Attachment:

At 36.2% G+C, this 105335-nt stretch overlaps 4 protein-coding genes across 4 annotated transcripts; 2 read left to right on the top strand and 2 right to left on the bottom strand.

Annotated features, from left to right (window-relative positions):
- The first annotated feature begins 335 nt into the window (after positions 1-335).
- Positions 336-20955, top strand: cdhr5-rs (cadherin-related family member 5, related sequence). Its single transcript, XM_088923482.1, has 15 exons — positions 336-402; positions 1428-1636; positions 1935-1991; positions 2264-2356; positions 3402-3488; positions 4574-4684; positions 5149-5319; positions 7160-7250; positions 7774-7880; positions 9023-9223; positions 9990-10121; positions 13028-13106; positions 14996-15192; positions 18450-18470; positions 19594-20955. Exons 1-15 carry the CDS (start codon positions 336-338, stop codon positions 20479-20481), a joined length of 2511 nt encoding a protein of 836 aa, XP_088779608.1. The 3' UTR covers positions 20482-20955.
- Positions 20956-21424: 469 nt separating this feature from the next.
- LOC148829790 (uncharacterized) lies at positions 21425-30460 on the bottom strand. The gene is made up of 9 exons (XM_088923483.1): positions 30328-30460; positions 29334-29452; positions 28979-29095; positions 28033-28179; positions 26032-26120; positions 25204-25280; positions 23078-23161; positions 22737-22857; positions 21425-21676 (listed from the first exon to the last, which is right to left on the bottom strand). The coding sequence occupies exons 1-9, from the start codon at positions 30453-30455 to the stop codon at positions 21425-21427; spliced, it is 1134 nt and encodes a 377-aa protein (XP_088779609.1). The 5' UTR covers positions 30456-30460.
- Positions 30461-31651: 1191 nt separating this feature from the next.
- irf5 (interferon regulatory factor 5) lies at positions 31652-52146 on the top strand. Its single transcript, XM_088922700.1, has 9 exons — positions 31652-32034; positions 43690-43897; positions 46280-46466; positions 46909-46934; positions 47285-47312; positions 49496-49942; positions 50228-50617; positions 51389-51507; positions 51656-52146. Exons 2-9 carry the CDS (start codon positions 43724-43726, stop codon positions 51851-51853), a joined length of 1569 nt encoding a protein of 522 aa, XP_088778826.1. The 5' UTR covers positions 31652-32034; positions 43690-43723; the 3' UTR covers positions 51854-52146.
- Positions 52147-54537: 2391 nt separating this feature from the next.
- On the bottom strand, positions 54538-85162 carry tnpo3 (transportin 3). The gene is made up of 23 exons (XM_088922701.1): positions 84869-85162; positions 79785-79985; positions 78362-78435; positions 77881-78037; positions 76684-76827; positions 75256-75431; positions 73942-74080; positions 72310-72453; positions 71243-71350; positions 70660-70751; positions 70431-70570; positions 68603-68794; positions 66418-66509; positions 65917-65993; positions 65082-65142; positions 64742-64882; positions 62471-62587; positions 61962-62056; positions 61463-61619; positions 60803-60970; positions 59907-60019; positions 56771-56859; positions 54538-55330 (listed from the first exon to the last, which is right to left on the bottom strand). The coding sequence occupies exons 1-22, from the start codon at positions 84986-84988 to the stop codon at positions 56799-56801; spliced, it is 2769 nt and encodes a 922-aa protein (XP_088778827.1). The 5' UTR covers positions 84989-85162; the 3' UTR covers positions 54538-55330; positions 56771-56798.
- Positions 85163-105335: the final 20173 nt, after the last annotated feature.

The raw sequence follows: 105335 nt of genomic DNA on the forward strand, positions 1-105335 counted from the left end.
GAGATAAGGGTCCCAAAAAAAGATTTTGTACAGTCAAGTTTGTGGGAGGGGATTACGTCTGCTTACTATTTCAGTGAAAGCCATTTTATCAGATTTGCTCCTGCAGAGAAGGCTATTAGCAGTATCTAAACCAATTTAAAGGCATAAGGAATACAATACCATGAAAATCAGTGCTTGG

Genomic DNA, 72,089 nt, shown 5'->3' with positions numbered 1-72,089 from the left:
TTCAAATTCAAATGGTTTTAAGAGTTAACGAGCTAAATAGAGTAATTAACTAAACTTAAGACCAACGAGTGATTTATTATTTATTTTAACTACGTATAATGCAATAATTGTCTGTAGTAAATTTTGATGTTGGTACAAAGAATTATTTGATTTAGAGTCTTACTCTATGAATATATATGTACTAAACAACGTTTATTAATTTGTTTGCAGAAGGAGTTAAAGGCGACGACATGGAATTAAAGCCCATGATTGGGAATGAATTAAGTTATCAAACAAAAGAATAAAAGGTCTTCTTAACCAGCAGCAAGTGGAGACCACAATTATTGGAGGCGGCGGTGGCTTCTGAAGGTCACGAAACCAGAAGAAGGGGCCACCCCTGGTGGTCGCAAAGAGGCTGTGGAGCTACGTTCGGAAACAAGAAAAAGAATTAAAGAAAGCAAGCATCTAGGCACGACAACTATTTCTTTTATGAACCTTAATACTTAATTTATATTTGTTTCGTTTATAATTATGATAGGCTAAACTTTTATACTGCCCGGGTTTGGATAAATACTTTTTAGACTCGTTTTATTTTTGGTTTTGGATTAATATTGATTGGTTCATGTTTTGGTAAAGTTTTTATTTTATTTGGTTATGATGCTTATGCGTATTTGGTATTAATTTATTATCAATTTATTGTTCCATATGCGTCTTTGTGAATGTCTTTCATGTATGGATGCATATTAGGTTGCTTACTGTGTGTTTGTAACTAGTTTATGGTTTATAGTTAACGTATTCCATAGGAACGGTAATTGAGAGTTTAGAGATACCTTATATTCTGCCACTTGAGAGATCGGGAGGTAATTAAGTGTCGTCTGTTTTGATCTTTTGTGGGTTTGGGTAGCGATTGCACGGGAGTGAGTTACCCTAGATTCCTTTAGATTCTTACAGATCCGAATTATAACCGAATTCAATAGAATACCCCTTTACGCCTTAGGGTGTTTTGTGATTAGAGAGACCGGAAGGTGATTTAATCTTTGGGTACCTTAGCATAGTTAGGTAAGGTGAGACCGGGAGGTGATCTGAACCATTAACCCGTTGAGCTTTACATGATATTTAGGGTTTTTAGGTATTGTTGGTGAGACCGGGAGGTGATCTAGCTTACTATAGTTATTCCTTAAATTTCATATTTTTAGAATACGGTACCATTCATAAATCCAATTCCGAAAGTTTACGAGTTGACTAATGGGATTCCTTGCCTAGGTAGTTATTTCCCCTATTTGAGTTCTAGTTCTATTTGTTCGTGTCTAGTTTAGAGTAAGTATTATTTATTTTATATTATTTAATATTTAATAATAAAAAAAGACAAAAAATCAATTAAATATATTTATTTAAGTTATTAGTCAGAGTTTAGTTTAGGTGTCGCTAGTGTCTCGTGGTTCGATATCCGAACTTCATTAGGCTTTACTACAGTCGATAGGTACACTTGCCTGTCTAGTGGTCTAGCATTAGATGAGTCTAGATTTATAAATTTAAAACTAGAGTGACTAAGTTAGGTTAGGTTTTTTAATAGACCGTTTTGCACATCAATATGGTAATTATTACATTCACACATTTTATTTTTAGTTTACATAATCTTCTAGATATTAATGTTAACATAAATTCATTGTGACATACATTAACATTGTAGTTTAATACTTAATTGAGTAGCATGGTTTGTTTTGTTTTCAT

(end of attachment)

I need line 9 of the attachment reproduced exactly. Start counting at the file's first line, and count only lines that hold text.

- Positions 52147-54537: 2391 nt separating this feature from the next.